How does the Fed lower long-term interest rates?
- The Federal Reserve owns about $1.7T in US treasury securities (e.g. bonds issued by the federal government), which is about a trillion more than they owned before the quantitative easings of 2008 and 2010.
- When the Federal Reserve starts buying longer term US treasury securities, this obviously increases the demand for those securities.
- Note that US treasury securities include: Treasury Bills, Treasury Notes, Treasury Bonds. All of these are fixed income securities and so they yield some predetermined constant amount on some predetermined schedule.
- As demand for securities goes up, so does their price.
- And if the price of a fixed-income security goes up (say, from X to X+k) then its relative yield (yield amortized over the cost of the security) decreases.
- Say a given Treasury bond is going to pay $30 every 6 months for 30 years. If we buy that bond for $X then our yield per dollar invested (i.e. relative yield) will be higher than if we buy it for some amount >$X. Because the yield itself (the amount we’re earning) is fixed.
(($30 * 2 * 30)/$X) > (($30 * 2 * 30)/($X+k)).
What happens when long-term interest rates go down?
- The interest rates of many other securities (not issued by the federal government) are pegged to the Treasury interest rate. When Federal interest rates go down, then all such securities will have lower rates of return (since they will earn less interest than when the rates were higher).
- This will cause investors to seek other investment vehicles, which have higher rates of return, e.g. stocks. This will cause stock prices to rise, which will cause consumers’ stock portfolios to increase in value, which will make consumers feel wealthier and consequently spend more.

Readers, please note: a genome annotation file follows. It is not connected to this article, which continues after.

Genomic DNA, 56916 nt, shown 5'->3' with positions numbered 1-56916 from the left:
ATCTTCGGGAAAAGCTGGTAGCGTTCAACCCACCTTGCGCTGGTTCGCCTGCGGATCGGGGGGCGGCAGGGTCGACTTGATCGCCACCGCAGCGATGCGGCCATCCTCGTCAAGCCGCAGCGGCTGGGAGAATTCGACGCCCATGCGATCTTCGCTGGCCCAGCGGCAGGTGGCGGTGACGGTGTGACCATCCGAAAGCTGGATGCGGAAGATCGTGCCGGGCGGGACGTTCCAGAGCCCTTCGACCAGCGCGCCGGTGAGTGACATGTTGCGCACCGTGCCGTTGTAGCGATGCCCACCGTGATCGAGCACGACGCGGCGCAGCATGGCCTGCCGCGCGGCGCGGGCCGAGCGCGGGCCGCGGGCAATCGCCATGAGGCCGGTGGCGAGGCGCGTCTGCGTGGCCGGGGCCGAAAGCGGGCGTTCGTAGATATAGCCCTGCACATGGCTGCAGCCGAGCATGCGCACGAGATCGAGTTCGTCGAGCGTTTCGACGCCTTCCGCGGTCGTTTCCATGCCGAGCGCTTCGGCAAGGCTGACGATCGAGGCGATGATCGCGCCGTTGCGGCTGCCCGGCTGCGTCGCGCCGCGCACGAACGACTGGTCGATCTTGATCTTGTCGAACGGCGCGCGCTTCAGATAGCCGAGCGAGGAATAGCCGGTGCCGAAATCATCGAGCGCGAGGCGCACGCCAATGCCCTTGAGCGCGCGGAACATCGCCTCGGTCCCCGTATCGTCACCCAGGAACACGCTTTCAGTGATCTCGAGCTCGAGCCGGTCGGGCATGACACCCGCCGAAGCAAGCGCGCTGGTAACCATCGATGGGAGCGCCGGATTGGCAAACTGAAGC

- This is called “the wealth effect”.
- Also, when long-term interest rates decrease, that means credit is cheaper, which encourages more borrowing and could encourage more hiring.
- This whole cascading effect is intended to stimulate the economy (by stimulating spending).
Other things the Fed might do to stimulate the economy
There are limitations to what can be accomplished by lowering interest rates. After all, if there aren’t credit-worthy borrowers (to take out the loans) or businesses willing to take advantage of low-cost loans (due to uncertainty about the future) then further lowering interest rates (by itself) is unlikely to produce stimulative effects.
- The Fed could also decrease the interest rate it pays to banks on the banks’ excess reserves. That might cause banks to look elsewhere (somewhere with higher returns) to park that money.
- Or if the Fed raises the target for inflation that might encourage folks to spend more now since their money will be worth less (relative to the cost of goods) later.
Some other notes
Interest rates of long-term treasuries are at historical lows (point: not much further to drop)
- The yield for a 10-year Treasury note:
- The yield for the 30-year U.S. Treasury bond:
* The yield for the 30-year U.S. Treasury bond generally has declined since the early 1980s. Note that there is no data for yield for 2003, 2004, and 2005 because the U.S. Treasury had suspended issuing 30-year bonds during those years. Source: Federal Reserve Board.